To determine if SOX10 is sufficient to direct the expression of Sox6 transcripts, we performed RT-PCR using primers designed in Sox6 exon 1G and exon 2 in regions conserved between rat and mouse. While these primers amplify Sox6 transcripts containing exon 1G from a cDNA library generated from S16 RNA, we were not able to amplify these transcripts from a cDNA library generated from cultured mouse motor neurons (MN1 cells), which do not express endogenous SOX10 (Fig. 5a). However, when MN1 cells were transfected with a construct to express wild-type SOX10, Sox6 transcripts containing exon 1G were detected and verified by DNA sequence analysis. Mock transfection or transfection with a construct to express a non-functional mutant version of SOX10 (E189X)  did not allow amplification of Sox6 transcripts containing exon 1G (Fig. 5a). Thus, SOX10 is sufficient to activate the expression of Sox6 transcripts harboring exon 1G in MN1 cells.
To determine if SOX10 is necessary for the expression of Sox6 transcripts containing exon 1G in Schwann cells, we treated S16 cells with a previously validated siRNA against Sox10 [15, 20] and tested for an effect on total Sox6 mRNA levels and for an effect on the level of transcripts containing exon 1G. This analysis revealed a ~70 % decrease in both total Sox6 expression and in the expression of transcripts containing exon 1G (Fig. 5b), consistent with SOX10 regulating the promoter activity of SOX10-CCS-13 in Schwann cells. Combined, our data indicate that SOX10 is both necessary and sufficient for the expression of Sox6 mRNA isoform 7 (Fig. 4) in our in vitro cell culture model systems.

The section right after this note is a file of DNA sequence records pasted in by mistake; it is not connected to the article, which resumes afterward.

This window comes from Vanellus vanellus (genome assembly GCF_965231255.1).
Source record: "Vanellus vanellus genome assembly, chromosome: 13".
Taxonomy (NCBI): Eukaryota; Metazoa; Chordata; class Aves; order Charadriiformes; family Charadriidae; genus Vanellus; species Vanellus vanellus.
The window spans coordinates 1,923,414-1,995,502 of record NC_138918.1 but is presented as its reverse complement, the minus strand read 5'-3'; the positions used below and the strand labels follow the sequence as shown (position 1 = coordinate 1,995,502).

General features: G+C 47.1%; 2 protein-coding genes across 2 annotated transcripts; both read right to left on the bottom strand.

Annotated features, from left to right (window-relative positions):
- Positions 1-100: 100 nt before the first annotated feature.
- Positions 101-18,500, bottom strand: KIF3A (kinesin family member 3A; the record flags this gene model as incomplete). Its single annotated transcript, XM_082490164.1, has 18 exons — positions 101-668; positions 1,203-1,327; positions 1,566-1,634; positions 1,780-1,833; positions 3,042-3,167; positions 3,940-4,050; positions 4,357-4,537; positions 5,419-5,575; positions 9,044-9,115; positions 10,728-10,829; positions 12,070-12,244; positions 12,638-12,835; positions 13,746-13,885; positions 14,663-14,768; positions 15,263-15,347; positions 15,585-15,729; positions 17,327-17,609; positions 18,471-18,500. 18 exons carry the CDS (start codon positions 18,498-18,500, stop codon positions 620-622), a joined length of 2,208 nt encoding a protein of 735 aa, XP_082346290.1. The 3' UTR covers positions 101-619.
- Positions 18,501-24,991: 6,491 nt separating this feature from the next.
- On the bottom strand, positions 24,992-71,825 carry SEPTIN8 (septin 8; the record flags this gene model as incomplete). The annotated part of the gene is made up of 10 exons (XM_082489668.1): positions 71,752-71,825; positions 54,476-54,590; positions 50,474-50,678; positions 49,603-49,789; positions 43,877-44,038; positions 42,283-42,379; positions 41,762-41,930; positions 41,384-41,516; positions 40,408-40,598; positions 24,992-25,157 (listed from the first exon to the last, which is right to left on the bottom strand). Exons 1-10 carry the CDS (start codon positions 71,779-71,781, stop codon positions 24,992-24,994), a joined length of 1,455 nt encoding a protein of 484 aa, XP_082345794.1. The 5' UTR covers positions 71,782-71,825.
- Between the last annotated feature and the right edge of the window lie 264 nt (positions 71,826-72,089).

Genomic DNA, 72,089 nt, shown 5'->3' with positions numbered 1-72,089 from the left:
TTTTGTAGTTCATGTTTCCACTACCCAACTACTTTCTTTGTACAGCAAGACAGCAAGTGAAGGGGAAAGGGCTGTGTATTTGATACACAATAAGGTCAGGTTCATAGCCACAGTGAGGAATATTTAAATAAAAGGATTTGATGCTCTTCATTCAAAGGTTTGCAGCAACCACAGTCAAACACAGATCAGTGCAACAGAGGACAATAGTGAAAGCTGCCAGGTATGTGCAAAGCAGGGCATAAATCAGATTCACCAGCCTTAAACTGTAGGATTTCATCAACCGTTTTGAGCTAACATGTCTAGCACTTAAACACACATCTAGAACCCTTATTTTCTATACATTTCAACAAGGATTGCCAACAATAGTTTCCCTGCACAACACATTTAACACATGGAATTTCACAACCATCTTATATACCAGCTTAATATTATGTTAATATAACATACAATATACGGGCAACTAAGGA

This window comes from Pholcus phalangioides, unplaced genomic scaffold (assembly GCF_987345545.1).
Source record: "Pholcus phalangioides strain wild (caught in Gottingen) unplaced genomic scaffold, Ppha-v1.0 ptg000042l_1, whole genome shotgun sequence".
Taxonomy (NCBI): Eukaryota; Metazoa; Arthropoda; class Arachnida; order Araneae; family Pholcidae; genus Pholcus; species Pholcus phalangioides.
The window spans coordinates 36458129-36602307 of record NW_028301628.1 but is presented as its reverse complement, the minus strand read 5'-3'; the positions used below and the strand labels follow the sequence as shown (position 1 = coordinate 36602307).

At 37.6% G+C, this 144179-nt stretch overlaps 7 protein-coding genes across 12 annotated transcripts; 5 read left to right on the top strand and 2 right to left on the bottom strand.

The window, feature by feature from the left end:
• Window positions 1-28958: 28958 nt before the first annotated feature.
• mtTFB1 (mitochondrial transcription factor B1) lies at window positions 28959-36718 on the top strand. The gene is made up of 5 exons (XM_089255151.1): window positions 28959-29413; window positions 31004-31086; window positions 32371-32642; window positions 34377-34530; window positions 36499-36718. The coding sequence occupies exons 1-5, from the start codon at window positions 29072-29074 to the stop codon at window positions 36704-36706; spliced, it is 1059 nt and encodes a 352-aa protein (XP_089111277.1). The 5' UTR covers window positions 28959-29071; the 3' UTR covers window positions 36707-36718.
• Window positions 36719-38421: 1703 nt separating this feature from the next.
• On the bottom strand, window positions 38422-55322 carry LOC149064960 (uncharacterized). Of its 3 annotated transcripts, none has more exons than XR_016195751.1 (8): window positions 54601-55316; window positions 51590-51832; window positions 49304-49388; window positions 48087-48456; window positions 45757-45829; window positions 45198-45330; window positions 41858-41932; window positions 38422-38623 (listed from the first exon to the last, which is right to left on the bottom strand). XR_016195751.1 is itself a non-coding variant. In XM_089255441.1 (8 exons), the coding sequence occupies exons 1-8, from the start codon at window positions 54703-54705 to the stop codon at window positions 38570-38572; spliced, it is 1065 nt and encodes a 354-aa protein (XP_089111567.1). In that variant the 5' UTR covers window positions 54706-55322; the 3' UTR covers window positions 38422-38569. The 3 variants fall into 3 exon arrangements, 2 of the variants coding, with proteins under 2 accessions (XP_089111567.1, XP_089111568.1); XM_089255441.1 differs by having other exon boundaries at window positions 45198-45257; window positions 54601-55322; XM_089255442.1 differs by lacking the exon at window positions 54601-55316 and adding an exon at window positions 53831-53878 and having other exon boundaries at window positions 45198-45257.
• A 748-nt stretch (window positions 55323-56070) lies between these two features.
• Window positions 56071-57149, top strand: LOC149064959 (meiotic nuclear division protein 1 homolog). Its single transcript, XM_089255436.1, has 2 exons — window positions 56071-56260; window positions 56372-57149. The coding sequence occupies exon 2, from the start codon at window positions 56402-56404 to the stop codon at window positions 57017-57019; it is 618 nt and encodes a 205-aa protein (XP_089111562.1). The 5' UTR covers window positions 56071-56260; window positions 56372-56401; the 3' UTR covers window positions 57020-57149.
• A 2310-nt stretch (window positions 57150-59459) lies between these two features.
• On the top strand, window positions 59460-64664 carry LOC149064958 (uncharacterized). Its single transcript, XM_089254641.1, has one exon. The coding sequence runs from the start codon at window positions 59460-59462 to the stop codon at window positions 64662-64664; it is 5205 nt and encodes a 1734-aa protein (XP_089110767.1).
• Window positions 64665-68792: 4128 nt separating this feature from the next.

SOX10 regulates the expression of genes that inhibit myelination
Our stringent computational and functional analyses rapidly identified a previously unreported SOX10-responsive promoter at the SOX6 locus. Importantly, this finding was facilitated by the knowledge of a well-defined SOX10 consensus sequence and reports that SOX10 binding sites can be conserved among vertebrate species including human and chicken [18–20]. To determine if our conservation analysis combined with whole genome datasets can reveal a set of high-confidence SOX10 response elements for further study we: (1) utilized available SOX10 ChIP-seq data generated from rat Schwann cell nuclei in vivo ; (2) performed DNase-seq on cultured rat Schwann (S16) cell nuclei; and (3) identified 67,482 non-coding SOX10 monomeric consensus sequences conserved between human, mouse, and chicken (data not shown), and converted them to the rat genome [rn5; 61,133 (90.5 %) were successfully converted]. Intersecting these three data sets revealed 214 rat genomic segments that harbor conserved SOX10 consensus sequences and that map to SOX10 ChIP-seq and DNase-seq peaks (Additional file 9; these genomic segments were computationally extracted as SOX10 ChIP-seq peaks). To determine if this approach identified specific biological pathways, we extracted the name of the rat RefSeq gene closest to each region—the 214 genomic segments map to 191 known genes (Additional file 9)—and performed a gene ontology search using the overrepresentation test for biological processes (geneontology.org). This analysis revealed 183 biological processes with a p-value less than 0.05 and 37 biological processes that showed a greater than five-fold enrichment compared to the human genome. Ten of the identified biological processes directly relate to myelinating glia, which all resided in the top 14 enriched terms (Table 2). Therefore, this combined strategy provided a highly confident set of 214 SOX10-response elements at 191 loci for future functional studies aimed at better understanding the biological process of myelination (Additional file 9).